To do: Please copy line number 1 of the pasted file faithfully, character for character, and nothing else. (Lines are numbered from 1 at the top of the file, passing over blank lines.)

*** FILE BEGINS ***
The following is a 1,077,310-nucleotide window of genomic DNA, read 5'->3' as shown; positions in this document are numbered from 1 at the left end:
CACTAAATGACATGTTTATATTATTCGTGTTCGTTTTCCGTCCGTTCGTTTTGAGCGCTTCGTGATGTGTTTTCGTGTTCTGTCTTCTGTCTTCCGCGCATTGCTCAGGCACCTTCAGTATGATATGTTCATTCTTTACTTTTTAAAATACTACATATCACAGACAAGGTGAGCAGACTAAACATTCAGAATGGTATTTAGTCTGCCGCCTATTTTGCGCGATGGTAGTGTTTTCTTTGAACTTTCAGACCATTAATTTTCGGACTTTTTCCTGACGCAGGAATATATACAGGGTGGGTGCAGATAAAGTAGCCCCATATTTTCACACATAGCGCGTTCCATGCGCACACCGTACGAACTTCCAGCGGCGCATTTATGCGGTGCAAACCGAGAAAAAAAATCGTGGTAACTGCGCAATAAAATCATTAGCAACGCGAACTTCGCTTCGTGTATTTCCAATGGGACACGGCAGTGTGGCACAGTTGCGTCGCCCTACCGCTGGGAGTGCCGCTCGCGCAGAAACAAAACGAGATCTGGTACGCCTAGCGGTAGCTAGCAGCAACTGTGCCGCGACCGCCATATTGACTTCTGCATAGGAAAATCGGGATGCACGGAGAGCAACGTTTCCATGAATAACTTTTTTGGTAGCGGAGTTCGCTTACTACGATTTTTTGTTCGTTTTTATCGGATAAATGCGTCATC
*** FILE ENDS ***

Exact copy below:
The following is a 1,077,310-nucleotide window of genomic DNA, read 5'->3' as shown; positions in this document are numbered from 1 at the left end: